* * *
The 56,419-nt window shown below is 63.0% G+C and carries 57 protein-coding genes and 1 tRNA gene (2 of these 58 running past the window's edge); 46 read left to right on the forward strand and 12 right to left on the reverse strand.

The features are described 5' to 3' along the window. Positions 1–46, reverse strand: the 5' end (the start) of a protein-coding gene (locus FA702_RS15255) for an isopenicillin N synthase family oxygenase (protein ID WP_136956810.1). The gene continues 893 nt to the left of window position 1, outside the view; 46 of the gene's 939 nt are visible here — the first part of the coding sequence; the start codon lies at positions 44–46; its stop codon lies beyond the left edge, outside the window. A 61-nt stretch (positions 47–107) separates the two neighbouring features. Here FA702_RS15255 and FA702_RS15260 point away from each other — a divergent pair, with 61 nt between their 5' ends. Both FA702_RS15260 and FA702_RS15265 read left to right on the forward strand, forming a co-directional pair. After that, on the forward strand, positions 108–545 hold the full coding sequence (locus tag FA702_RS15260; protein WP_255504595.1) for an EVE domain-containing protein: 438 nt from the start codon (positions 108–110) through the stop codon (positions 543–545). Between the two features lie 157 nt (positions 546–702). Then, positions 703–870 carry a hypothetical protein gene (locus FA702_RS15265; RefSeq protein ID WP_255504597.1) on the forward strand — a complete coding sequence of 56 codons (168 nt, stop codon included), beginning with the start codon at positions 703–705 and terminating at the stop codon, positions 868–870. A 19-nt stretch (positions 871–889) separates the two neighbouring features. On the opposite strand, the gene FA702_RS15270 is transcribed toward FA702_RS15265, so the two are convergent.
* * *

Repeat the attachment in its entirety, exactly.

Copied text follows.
The 56,419-nt window shown below is 63.0% G+C and carries 57 protein-coding genes and 1 tRNA gene (2 of these 58 running past the window's edge); 46 read left to right on the forward strand and 12 right to left on the reverse strand.

The features are described 5' to 3' along the window. Positions 1–46, reverse strand: the 5' end (the start) of a protein-coding gene (locus FA702_RS15255) for an isopenicillin N synthase family oxygenase (protein ID WP_136956810.1). The gene continues 893 nt to the left of window position 1, outside the view; 46 of the gene's 939 nt are visible here — the first part of the coding sequence; the start codon lies at positions 44–46; its stop codon lies beyond the left edge, outside the window. A 61-nt stretch (positions 47–107) separates the two neighbouring features. Here FA702_RS15255 and FA702_RS15260 point away from each other — a divergent pair, with 61 nt between their 5' ends. Both FA702_RS15260 and FA702_RS15265 read left to right on the forward strand, forming a co-directional pair. After that, on the forward strand, positions 108–545 hold the full coding sequence (locus tag FA702_RS15260; protein WP_255504595.1) for an EVE domain-containing protein: 438 nt from the start codon (positions 108–110) through the stop codon (positions 543–545). Between the two features lie 157 nt (positions 546–702). Then, positions 703–870 carry a hypothetical protein gene (locus FA702_RS15265; RefSeq protein ID WP_255504597.1) on the forward strand — a complete coding sequence of 56 codons (168 nt, stop codon included), beginning with the start codon at positions 703–705 and terminating at the stop codon, positions 868–870. A 19-nt stretch (positions 871–889) separates the two neighbouring features. On the opposite strand, the gene FA702_RS15270 is transcribed toward FA702_RS15265, so the two are convergent.